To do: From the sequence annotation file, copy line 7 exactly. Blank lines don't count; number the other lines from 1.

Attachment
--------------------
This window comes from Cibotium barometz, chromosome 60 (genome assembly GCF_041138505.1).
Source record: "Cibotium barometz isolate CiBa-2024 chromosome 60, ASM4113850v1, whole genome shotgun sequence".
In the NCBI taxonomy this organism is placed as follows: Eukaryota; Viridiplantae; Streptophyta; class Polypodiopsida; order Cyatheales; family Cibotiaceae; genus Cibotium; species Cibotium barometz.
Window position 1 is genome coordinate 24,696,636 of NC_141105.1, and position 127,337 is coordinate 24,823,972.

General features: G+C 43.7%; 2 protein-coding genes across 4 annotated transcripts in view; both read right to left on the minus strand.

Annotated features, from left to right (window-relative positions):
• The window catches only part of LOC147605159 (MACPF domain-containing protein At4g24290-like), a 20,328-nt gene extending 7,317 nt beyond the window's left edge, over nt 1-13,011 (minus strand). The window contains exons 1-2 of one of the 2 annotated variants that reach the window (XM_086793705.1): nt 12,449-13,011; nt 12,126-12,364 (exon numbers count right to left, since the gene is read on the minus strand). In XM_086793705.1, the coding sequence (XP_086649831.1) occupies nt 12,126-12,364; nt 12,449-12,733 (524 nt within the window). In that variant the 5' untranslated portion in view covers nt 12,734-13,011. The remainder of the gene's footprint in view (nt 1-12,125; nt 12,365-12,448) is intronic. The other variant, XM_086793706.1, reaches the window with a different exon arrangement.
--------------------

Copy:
• The window catches only part of LOC147605159 (MACPF domain-containing protein At4g24290-like), a 20,328-nt gene extending 7,317 nt beyond the window's left edge, over nt 1-13,011 (minus strand). The window contains exons 1-2 of one of the 2 annotated variants that reach the window (XM_086793705.1): nt 12,449-13,011; nt 12,126-12,364 (exon numbers count right to left, since the gene is read on the minus strand). In XM_086793705.1, the coding sequence (XP_086649831.1) occupies nt 12,126-12,364; nt 12,449-12,733 (524 nt within the window). In that variant the 5' untranslated portion in view covers nt 12,734-13,011. The remainder of the gene's footprint in view (nt 1-12,125; nt 12,365-12,448) is intronic. The other variant, XM_086793706.1, reaches the window with a different exon arrangement.